Separation anxiety disorder among outpatients with major depressive disorder: Prevalence and clinical correlates

Elbay R. Y., Görmez A., Kılıç A., Avcı S. H.

Comprehensive Psychiatry, vol.105, 2021 (SCI-Expanded) identifier identifier identifier

  • Publication Type: Article / Article
  • Volume: 105
  • Publication Date: 2021
  • Doi Number: 10.1016/j.comppsych.2020.152219
  • Journal Name: Comprehensive Psychiatry
  • Journal Indexes: Science Citation Index Expanded (SCI-EXPANDED), Social Sciences Citation Index (SSCI), Scopus, PASCAL, BIOSIS, CAB Abstracts, CINAHL, EMBASE, MEDLINE, Psycinfo, Directory of Open Access Journals
  • Keywords: Comorbidity, Depression, Prevalence, Separation anxiety
  • Istanbul Medipol University Affiliated: Yes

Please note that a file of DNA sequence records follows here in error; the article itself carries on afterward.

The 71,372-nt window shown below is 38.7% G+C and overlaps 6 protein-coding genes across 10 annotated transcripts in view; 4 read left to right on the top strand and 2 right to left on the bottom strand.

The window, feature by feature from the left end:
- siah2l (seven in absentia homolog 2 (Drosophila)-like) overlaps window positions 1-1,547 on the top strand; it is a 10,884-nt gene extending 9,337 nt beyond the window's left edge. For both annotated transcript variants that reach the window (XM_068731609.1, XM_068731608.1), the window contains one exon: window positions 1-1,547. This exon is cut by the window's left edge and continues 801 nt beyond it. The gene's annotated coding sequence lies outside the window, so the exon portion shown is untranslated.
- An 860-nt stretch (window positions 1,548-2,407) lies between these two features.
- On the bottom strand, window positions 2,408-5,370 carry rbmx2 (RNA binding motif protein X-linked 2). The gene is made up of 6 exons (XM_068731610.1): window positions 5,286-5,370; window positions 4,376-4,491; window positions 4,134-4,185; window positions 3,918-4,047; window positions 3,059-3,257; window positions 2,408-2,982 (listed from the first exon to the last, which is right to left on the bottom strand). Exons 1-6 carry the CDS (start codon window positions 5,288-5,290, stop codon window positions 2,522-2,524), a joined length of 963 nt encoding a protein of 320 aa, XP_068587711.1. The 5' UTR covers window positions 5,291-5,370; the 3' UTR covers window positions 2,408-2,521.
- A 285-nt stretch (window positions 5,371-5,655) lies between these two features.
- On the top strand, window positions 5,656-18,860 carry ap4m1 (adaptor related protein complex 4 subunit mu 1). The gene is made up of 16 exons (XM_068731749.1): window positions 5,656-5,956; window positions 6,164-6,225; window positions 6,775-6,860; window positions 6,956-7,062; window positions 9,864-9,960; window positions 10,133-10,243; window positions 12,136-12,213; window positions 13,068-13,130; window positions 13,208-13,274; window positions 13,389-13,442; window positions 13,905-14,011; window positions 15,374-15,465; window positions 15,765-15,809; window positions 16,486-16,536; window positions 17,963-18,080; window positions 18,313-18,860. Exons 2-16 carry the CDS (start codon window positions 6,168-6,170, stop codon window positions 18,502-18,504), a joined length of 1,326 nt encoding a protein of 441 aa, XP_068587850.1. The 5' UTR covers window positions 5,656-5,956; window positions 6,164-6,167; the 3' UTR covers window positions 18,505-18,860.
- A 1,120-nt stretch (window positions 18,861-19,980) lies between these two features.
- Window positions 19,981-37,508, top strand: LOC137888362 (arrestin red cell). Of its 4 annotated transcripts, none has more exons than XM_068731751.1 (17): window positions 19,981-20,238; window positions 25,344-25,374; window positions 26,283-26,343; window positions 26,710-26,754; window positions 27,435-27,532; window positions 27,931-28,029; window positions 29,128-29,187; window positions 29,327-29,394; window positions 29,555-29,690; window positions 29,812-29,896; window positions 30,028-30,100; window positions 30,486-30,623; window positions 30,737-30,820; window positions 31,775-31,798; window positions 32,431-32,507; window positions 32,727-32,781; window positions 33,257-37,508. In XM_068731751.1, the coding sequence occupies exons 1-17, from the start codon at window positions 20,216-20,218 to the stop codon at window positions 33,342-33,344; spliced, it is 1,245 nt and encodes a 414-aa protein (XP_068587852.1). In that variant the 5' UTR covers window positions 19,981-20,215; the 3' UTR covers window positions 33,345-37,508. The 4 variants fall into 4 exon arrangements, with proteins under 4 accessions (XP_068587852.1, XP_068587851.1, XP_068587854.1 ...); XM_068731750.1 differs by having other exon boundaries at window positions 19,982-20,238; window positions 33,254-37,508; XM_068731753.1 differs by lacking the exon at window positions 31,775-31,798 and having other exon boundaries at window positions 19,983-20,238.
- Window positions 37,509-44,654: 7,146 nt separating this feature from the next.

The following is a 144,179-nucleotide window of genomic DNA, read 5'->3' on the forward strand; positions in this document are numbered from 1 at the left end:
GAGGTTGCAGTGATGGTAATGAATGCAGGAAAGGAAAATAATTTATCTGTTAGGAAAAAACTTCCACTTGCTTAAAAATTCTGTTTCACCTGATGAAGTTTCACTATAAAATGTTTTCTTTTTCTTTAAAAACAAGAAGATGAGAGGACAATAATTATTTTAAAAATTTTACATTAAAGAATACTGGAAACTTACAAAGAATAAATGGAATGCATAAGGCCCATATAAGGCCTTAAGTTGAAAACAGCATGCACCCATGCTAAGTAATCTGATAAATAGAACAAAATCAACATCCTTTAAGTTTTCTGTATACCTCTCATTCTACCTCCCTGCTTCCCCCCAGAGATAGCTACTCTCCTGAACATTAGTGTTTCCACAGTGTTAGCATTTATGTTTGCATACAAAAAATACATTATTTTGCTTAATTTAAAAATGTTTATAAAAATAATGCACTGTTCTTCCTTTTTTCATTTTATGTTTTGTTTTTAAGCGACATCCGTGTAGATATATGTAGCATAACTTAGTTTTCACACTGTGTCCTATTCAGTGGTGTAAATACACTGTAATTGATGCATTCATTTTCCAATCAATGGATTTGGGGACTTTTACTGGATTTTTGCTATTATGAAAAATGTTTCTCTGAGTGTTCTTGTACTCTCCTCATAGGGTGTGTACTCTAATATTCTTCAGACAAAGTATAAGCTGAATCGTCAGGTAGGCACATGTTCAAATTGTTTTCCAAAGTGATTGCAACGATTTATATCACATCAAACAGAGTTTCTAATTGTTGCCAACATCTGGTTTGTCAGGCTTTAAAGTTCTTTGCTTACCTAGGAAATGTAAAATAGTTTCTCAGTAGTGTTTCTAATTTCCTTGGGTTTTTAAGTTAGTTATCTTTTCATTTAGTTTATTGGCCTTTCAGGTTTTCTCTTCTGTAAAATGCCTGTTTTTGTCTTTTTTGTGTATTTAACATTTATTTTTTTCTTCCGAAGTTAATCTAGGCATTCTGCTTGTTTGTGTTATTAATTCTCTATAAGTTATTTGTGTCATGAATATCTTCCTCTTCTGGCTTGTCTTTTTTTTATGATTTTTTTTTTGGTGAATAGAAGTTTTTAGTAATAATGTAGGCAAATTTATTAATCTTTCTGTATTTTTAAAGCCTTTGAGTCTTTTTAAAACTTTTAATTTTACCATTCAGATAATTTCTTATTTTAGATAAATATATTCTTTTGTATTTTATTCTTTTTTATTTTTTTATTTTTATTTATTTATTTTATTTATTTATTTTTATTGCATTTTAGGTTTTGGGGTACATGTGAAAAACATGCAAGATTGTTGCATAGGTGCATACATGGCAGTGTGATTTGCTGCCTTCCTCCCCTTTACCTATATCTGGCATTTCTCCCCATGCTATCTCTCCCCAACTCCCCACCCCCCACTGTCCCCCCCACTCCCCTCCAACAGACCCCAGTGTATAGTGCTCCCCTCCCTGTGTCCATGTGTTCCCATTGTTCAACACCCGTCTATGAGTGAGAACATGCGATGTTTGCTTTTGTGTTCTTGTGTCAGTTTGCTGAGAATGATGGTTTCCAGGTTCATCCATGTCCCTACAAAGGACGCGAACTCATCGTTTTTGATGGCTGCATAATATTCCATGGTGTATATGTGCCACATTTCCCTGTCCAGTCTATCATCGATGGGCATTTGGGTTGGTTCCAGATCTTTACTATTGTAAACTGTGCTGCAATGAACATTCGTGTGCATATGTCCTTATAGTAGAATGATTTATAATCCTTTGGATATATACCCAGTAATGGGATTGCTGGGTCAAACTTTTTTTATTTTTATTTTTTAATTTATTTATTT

Prior studies have reported that separation anxiety disorder (SEPAD) can continue into or may begin in adulthood. Association of SEPAD with other psychiatric disorders has been frequently examined, and high rates of comorbidities have been found. The aim of this study was to investigate the prevalence and clinical correlation of SEPAD in adult patients undergoing treatment for major depressive disorder (MDD). The study sample was comprised of 100 outpatients. Participants underwent a DSM-5-based comprehensive assessment. Purposefully-designed semi-structured sociodemographic information and illness history forms were filled out by the researchers, and diagnoses of SEPAD were made using the Structured Clinical Interview for Separation Anxiety Symptoms, Separation Anxiety Symptom Inventory and Adult Separation Anxiety Survey. The frequency of SEPAD was 41% in patients with MDD, three-quarters of whom were adult onset. The use of new-generation antidepressants, adjunctive medications and comorbidity of other anxiety disorders were higher in patients with SEPAD (p < 0.05). SEPAD was highly prevalent, with a majority of cases starting in adulthood among patients with MDD, while SEPAD comorbidity was associated with high levels of anxiety and an increased likelihood of suboptimal response to usual depression treatment. Further studies are required to define the relevance and pathological basis for the comorbidity of SEPAD in people with MDD.